I’m still trying to work out my ‘ultimate’ reaction to this book: as an adult, I had a few problems with the character portrayal and lack of the moral ambiguity I so hoped to see as the book developed. But, as a reader, I was surprised by some of the relationship twists and revelations, and I found the story highly readable and entertaining, and think it would present younger readers with a sense of familiarity with characters, situations and settings.
From the book information, I was expecting to find a darker, more vengeful Edie: her desires for revenge were not unjustified, and I hoped that Aguirre would bring us to a single, or several points of moral crisis, where her CHOICE to not act on her feelings was conscious. Instead, it often felt as if she had disassociated herself from the pain and has chosen to present a light, bright and fun girl to the world. I can’t wonder if the author’s choice was to present an eminently likable character in Edie, shying away from giving her some real flaws that we like her IN SPITE of it all, rather than just an empathetic liking as we got – the story would have risen to fabulous.
But, I cannot quibble with the other characters that were presented: Kian was a wonderfully drawn ally with just enough mystery to keep him interesting, and the relationship with Edie tentative until she sorts out just what his agenda is. Edie’s parents also were a surprise: far from being ignored and forgotten despite their schedules, they do care deeply for her and the changes in their relationship, with some cleverly inset humor and advice show Edie that her parents do “care” despite her all-too-teenaged complaints. The only complaint in my characterizations comes from a rather undefined and vague “others” who seem to be the source of much angst and trouble. I hope that these rather amorphous masters of this game will be developed as the tale continues, but the threat did feel very real, if vague.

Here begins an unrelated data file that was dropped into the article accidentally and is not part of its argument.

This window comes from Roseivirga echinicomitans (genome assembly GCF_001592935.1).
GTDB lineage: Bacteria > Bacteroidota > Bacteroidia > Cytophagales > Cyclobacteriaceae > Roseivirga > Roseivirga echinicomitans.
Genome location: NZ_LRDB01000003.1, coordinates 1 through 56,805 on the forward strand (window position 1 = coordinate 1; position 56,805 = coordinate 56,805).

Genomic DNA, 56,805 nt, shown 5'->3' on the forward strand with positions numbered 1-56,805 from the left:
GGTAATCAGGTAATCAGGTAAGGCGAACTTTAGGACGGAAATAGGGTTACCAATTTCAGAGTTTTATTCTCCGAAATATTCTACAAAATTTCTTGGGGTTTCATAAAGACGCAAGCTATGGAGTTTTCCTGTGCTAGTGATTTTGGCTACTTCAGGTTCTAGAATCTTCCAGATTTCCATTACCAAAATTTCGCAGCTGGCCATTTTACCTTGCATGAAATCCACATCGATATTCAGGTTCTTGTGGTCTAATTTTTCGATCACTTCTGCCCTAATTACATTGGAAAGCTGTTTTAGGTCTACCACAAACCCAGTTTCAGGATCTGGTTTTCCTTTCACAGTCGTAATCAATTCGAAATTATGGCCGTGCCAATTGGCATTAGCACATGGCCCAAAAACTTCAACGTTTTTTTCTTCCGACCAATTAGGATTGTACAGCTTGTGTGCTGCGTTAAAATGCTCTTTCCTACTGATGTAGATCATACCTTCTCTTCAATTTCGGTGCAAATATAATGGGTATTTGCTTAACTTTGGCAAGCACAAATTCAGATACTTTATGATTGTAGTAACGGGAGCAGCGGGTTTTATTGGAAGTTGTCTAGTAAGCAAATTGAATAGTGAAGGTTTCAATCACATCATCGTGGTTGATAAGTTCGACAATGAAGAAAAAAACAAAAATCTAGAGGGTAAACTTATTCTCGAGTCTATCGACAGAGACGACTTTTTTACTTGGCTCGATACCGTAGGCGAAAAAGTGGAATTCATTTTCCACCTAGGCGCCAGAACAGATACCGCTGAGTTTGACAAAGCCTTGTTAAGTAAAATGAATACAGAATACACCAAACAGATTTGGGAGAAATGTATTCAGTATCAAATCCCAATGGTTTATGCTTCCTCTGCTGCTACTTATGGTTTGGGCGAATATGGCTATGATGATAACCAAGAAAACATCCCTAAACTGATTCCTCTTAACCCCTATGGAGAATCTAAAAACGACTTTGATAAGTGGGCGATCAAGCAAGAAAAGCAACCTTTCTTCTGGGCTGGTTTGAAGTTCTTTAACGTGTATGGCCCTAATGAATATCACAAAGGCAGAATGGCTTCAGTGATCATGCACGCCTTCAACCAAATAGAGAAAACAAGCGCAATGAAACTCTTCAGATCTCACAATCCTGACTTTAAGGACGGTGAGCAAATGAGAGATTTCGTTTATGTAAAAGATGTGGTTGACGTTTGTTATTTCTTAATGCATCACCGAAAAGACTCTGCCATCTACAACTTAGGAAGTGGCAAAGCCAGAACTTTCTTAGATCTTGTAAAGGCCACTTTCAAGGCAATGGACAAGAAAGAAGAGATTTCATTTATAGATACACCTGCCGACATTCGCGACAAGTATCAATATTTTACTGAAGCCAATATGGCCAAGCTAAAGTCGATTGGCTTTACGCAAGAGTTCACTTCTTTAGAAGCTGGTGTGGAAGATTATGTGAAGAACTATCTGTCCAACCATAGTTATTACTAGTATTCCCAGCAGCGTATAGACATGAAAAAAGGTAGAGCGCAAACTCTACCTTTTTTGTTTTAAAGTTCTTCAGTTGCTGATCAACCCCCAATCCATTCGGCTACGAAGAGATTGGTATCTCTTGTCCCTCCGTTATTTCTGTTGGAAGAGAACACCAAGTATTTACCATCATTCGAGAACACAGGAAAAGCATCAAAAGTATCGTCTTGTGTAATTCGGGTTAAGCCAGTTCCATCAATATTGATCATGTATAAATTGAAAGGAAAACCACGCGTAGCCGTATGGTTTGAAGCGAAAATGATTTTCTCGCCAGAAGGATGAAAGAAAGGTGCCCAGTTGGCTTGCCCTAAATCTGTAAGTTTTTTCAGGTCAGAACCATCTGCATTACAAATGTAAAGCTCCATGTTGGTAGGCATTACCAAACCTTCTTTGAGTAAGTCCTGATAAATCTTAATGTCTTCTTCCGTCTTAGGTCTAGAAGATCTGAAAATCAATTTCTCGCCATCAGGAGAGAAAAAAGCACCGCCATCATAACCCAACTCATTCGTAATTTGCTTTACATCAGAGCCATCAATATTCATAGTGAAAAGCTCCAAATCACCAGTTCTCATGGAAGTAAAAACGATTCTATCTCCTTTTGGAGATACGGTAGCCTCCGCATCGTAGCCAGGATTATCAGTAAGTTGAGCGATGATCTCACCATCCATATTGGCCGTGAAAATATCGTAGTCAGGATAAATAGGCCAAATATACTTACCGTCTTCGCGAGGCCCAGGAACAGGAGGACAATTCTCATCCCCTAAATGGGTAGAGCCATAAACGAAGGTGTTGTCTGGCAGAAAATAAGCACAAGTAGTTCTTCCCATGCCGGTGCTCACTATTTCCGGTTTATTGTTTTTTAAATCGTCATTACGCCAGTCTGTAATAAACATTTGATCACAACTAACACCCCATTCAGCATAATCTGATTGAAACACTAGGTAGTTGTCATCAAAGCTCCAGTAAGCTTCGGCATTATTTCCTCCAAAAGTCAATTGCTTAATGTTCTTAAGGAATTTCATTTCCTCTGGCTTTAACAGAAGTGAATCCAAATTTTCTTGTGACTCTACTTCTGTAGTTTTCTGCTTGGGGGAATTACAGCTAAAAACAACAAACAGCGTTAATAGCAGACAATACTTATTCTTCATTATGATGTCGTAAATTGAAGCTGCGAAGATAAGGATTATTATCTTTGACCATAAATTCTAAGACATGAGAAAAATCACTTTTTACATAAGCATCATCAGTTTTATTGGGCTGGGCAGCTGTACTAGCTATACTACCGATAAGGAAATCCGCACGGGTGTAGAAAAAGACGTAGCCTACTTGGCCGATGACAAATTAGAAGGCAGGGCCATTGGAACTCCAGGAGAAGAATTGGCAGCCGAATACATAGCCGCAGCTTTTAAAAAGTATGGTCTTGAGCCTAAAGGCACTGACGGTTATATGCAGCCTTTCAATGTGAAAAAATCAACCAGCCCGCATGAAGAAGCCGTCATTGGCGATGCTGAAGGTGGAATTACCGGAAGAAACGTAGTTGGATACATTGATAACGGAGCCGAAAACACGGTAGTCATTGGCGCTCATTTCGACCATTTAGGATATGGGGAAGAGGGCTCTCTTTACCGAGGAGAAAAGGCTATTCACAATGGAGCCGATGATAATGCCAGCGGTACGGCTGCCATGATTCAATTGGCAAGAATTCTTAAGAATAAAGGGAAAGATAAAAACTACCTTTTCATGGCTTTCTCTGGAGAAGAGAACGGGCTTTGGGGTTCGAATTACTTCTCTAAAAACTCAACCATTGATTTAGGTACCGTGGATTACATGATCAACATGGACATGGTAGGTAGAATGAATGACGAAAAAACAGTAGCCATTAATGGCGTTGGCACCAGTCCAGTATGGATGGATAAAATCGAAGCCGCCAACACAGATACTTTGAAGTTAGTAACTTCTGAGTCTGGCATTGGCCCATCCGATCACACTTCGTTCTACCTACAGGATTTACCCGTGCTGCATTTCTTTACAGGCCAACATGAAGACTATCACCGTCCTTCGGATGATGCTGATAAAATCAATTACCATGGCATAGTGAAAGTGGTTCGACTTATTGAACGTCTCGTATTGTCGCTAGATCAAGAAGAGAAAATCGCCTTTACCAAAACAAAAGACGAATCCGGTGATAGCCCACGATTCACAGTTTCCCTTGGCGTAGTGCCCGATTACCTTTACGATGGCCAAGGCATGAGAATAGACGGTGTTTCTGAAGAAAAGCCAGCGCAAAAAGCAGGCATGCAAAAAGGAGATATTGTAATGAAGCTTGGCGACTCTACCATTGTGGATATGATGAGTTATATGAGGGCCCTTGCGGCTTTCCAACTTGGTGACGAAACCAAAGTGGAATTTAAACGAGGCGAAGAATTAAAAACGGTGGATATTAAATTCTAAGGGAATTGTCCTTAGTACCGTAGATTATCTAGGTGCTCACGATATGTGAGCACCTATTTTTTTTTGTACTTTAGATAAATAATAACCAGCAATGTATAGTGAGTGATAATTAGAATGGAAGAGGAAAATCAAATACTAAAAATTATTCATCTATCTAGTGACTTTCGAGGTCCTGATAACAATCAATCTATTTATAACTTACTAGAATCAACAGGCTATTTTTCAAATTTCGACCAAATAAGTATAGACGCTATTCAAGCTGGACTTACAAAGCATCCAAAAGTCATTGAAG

All in all, this was an interesting starter, and has me curious about the rest of the series. A book that will resonate with younger readers, and most probably with non-YA aged readers, this was a fast paced and satisfying read.
Title: Mortal Danger
Author: Ann Aguirre
Genre: Teen Reads
Published by: Feiwel & Friends, Macmillan Children's Publishing Group
Source: Publisher via NetGalley
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Revenge is a dish best served cold.
Edie Kramer has a score to settle with the beautiful people at Blackbriar Academy. Their cruelty drove her to the brink of despair, and four months ago, she couldn’t imagine being strong enough to face her senior year. But thanks to a Faustian compact with the enigmatic Kian, she has the power to make the bullies pay. She’s not supposed to think about Kian once the deal is done, but devastating pain burns behind his unearthly beauty, making him impossible to forget.
In one short summer, her entire life changes, and she sweeps through Blackbriar, prepped to take the beautiful people down from the inside. A whisper here, a look there, and suddenly . . . bad things are happening. It’s a head rush, seeing her tormentors get what they deserve, but things that seem too good to be true usually are, and soon, the pranks and payback turn from delicious to deadly. Edie is alone in a world teeming with secrets and fiends lurking in the shadows. In this murky morass of devil’s bargains, she isn’t sure who—or what—she can trust. Not even her own mind . . .
A copy of this title was provided via Publisher via NetGalley for purpose of honest review. I was not compensated for this review: all conclusions are my own responsibility.